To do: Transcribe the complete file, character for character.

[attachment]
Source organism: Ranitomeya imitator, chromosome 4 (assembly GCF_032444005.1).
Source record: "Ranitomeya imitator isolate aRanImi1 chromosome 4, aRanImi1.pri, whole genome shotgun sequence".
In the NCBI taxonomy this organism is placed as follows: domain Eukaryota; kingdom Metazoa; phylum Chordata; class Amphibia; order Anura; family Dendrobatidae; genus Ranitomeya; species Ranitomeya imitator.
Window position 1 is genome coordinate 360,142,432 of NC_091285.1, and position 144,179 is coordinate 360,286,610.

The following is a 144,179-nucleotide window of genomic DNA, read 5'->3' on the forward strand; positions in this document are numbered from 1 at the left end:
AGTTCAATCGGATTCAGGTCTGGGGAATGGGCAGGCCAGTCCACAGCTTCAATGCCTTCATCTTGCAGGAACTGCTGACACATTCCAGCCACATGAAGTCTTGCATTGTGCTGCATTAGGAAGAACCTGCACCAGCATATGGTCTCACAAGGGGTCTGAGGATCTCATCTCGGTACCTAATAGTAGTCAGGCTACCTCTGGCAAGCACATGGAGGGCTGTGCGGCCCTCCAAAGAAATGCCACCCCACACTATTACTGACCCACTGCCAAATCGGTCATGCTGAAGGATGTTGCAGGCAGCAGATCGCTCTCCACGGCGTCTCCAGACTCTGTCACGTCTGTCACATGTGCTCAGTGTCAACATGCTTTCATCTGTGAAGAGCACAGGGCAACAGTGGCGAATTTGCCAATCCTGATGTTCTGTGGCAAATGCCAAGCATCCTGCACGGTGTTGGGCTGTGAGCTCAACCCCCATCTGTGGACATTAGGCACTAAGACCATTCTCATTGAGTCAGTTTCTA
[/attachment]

Source organism: Ranitomeya imitator, chromosome 4 (assembly GCF_032444005.1).
Source record: "Ranitomeya imitator isolate aRanImi1 chromosome 4, aRanImi1.pri, whole genome shotgun sequence".
In the NCBI taxonomy this organism is placed as follows: domain Eukaryota; kingdom Metazoa; phylum Chordata; class Amphibia; order Anura; family Dendrobatidae; genus Ranitomeya; species Ranitomeya imitator.
Window position 1 is genome coordinate 360,142,432 of NC_091285.1, and position 144,179 is coordinate 360,286,610.

The following is a 144,179-nucleotide window of genomic DNA, read 5'->3' on the forward strand; positions in this document are numbered from 1 at the left end:
AGTTCAATCGGATTCAGGTCTGGGGAATGGGCAGGCCAGTCCACAGCTTCAATGCCTTCATCTTGCAGGAACTGCTGACACATTCCAGCCACATGAAGTCTTGCATTGTGCTGCATTAGGAAGAACCTGCACCAGCATATGGTCTCACAAGGGGTCTGAGGATCTCATCTCGGTACCTAATAGTAGTCAGGCTACCTCTGGCAAGCACATGGAGGGCTGTGCGGCCCTCCAAAGAAATGCCACCCCACACTATTACTGACCCACTGCCAAATCGGTCATGCTGAAGGATGTTGCAGGCAGCAGATCGCTCTCCACGGCGTCTCCAGACTCTGTCACGTCTGTCACATGTGCTCAGTGTCAACATGCTTTCATCTGTGAAGAGCACAGGGCAACAGTGGCGAATTTGCCAATCCTGATGTTCTGTGGCAAATGCCAAGCATCCTGCACGGTGTTGGGCTGTGAGCTCAACCCCCATCTGTGGACATTAGGCACTAAGACCATTCTCATTGAGTCAGTTTCTA